The processes favour the employers and especially the big employers. A fine of €1,000 is a pittance for an employer but it is a huge amount to take from the pocket of a worker and his or her partner. It is no accident that workers are taking over their workplaces. In my opinion they are doing so because they have nothing else to lose. The Taoiseach acknowledged that the workers in Vita Cortex wanted respect. They should not be required to endure strikes for almost six months to get that respect. They are not asking for anything extravagant, like big bonuses or breaking the ceiling on pay. They are asking for appropriate redundancy payments. Where should they go given that the State's mechanisms are not functioning in support of them or their rights?
Deputy Adams will be aware that, in the case of reform of the joint labour committees, JLCs, and registered employment agreements, REAs, the process of making employment regulation orders, EROs, was found by the High Court to be unconstitutional, together with an identified lack of adequate Oireachtas scrutiny of the process. That supports the case for the main features of the recommendations for reform put forward in the Duffy Walsh report. Following the High Court ruling of July 2011, the Government's priority has been to prepare and deliver a comprehensive reform package because the implications of the judgment are not confined to the joint labour committee system. A programme of reform of the JLC and REA systems is required to address all the recommendations for reform put forward in the report, as well as the broad implications of the High Court ruling in the John Grace Fried Chicken case.
There was a constructive Second Stage debate in this House and following further consultations with the social partners and other interests a number of amendments were introduced on Committee Stage to strengthen or clarify certain provisions of the Bill. These include provisions dealing with the principles and policies applying to the framing of REAs and EROs, the timeframe for those provisions and the granting of temporary exemptions from the obligation to pay the terms prescribed under EROs and REAs.
I would like to think that the work the Minister, Deputy Bruton, is doing on structural reform will be in the interest of everybody because it will provide a resolution process where a complaint is lodged. To a great extent the Croke Park agreement has delivered industrial peace. A number of cases have been ongoing for some time but the agreement has to be implemented in full and expedited to meet our own targets. We want a process that is clear, straightforward and works so that where legitimate complaints arise they can be resolved satisfactorily and people and businesses are allowed to conduct their affairs in the interest of the economy, the country and both workers and management. That is why the machinery of the State has been tried and tested in severe circumstances over the years and it is always available to deal with concerns or disputes such as those mentioned by Deputy Adams.
The existing resolution mechanisms are not working in the current climate and they did not work for the Vita Cortex or Lagan Brick workers. These disputes require a strongly proactive approach on the part of the Government of the day. There was no need for the Vita Cortex dispute to persist as long as it did. It could have been resolved much earlier if a more proactive approach had been taken. The existing mechanisms simply do not work in situations like that. We need a process that cuts to the chase.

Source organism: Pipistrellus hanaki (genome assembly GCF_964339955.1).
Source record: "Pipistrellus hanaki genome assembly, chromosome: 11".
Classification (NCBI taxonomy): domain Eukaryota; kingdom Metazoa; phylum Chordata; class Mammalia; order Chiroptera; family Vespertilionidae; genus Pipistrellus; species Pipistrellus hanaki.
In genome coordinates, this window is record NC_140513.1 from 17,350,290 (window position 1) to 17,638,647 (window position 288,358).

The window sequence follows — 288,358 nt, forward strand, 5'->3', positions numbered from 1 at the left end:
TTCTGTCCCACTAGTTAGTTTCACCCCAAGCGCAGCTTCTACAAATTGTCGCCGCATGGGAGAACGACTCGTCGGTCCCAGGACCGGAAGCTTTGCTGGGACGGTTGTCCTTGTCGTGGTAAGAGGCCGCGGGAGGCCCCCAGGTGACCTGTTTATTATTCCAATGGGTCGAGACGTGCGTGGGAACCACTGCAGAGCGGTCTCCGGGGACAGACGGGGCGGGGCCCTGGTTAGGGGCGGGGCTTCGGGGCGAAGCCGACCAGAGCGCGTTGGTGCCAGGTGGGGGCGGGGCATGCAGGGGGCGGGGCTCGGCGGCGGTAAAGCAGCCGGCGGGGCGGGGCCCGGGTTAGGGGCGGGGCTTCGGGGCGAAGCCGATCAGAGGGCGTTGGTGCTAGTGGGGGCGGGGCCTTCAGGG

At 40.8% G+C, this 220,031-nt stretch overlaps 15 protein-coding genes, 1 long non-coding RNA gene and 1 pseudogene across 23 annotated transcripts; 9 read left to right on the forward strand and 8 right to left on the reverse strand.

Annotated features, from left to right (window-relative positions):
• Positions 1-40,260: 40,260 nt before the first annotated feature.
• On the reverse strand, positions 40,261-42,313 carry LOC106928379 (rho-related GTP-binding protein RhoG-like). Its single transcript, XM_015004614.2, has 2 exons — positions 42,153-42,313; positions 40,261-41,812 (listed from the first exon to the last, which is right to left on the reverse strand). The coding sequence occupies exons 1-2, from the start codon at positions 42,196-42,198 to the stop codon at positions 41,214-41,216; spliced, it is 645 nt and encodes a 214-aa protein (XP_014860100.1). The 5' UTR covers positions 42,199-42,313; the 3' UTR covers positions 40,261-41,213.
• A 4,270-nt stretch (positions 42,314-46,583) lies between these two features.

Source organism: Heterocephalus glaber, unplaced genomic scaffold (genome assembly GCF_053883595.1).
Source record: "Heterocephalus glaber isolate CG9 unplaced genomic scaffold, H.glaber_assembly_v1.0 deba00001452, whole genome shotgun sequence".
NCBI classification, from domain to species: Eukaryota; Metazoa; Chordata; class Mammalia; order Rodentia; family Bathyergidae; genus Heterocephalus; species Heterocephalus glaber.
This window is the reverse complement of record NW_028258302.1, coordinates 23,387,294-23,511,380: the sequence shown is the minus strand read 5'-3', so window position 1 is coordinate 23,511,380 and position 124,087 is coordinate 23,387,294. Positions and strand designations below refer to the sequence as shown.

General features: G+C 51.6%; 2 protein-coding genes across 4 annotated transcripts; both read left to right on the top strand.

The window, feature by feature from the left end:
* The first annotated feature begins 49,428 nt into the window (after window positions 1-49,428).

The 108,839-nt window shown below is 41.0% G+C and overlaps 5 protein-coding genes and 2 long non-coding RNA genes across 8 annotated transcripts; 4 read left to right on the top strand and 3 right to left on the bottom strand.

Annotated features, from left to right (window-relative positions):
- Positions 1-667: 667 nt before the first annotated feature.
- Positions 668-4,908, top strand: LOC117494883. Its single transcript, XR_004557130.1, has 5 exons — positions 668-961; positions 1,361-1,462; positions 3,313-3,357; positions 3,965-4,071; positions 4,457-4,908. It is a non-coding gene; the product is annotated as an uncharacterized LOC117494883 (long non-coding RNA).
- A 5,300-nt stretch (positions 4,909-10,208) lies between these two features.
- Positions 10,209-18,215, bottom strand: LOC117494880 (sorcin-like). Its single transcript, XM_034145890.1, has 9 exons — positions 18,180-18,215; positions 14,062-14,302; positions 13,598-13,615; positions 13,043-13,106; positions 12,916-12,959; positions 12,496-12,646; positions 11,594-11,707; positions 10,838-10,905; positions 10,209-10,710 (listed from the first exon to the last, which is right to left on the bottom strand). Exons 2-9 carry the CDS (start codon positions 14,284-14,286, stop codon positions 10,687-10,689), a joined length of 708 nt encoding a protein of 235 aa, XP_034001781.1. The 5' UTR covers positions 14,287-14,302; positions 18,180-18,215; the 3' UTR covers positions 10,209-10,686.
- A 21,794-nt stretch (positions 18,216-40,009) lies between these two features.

Engaging with the social partners on these issues can lead to new mechanisms, which are needed because in the current economic collapse these situations are arising with greater frequency and workers are being left behind. In many instances they are the last to be considered in such circumstances.
In the context of social partnership talks, has the Taoiseach discussed with farming organisations the need for immediate support in the context of the appallingly wet weather and the damaging impact it is having on agricultural incomes and farming and harvesting generally? Across all sectors of farming it has become a serious issue. This is a vital industry and I ask whether the consultations entered into by the Taoiseach have focused on the need to help the farming community in its hour of need.
When I meet the social partners and the public service unions I intend to ask their views on where the machinery of the State falls down. It works in the vast majority of cases and, as Deputy Martin will be aware, at the end of the day in disputes like the one in Cork it is a case of the resolution of the people and an understanding on the other side that the matter has to be ended. State machinery or no State machinery, there will be resolution of these disputes if there is a willingness to engage and deal with the problems that arise.
The Deputy mentioned the difficulties that the atrocious weather has caused for the farming community. The losses have already been substantial. I have seen tractors bogged down in fields after they attempted to cut silage. The fact that more rain fell in June than during the preceding six months speaks for itself. It has been an extraordinary year for bad weather and rainfall. I have discussed the issue with the Minister for Agriculture, Food and the Marine, who is in constant contact with the farming organisations and is investigating how he might be able to help. The farming organisations have requested early payment of part of the single farm payment.